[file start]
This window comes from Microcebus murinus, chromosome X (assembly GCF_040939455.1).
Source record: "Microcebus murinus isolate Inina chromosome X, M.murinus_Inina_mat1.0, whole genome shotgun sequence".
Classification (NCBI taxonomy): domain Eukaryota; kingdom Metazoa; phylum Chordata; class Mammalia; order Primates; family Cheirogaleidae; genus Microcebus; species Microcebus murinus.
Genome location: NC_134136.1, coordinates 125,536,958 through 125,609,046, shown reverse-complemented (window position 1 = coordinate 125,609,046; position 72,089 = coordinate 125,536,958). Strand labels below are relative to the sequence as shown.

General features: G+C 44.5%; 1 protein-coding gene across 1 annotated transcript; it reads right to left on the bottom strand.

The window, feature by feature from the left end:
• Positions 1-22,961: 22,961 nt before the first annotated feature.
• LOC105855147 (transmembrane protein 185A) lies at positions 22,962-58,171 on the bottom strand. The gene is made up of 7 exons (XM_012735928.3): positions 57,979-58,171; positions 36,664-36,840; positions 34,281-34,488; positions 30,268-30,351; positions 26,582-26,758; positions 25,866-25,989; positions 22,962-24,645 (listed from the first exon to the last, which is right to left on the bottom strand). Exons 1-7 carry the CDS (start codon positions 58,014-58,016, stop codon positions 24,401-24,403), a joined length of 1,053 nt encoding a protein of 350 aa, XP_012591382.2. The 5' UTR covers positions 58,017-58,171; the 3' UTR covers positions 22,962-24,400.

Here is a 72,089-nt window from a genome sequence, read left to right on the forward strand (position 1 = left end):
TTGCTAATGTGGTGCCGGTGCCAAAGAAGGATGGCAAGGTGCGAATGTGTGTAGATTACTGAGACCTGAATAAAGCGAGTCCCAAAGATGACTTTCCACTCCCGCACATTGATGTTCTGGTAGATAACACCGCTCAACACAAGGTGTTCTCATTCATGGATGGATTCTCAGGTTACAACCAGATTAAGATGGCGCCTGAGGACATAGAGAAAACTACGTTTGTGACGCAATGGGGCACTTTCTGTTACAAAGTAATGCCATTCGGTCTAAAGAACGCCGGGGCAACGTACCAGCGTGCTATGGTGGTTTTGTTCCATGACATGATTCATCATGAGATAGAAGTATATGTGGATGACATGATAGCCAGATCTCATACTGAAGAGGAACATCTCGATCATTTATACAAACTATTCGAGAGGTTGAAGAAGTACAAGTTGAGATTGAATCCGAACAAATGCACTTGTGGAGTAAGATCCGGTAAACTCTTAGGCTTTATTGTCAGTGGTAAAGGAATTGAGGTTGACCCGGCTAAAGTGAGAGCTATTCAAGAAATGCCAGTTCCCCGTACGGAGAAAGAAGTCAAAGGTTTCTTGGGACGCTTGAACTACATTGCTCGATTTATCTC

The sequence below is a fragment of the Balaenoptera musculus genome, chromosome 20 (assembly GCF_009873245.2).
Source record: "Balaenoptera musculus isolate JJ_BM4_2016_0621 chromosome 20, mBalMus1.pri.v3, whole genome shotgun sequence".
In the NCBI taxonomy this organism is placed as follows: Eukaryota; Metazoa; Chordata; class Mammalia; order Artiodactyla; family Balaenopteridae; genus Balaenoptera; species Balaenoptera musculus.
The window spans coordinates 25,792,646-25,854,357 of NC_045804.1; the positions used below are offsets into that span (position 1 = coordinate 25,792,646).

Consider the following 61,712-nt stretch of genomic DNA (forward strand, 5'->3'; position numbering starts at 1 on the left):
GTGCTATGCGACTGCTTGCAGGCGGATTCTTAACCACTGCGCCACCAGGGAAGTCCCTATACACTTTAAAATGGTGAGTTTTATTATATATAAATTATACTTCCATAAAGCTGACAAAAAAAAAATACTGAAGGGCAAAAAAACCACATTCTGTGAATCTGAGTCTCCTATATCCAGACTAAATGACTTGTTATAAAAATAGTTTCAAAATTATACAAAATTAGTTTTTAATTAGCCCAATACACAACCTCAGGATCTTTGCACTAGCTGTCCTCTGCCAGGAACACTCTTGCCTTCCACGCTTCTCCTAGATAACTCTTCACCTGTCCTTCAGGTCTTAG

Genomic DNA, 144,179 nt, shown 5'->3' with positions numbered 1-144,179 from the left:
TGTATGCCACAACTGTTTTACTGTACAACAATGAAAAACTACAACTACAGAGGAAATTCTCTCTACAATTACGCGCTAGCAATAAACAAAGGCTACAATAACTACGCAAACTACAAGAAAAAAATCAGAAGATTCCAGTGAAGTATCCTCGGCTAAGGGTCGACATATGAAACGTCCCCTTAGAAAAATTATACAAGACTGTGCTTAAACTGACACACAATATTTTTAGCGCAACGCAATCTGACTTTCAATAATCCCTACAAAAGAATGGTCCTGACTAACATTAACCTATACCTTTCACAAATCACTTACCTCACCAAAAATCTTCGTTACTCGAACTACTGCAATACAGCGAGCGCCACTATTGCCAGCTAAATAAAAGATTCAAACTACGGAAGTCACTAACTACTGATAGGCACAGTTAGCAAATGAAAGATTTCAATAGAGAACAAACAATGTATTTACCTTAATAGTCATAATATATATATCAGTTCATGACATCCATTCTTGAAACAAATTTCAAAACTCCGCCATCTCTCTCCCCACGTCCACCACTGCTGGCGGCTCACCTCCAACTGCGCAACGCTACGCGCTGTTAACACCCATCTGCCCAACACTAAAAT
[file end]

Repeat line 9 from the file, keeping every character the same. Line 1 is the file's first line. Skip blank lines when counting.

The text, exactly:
Here is a 72,089-nt window from a genome sequence, read left to right on the forward strand (position 1 = left end):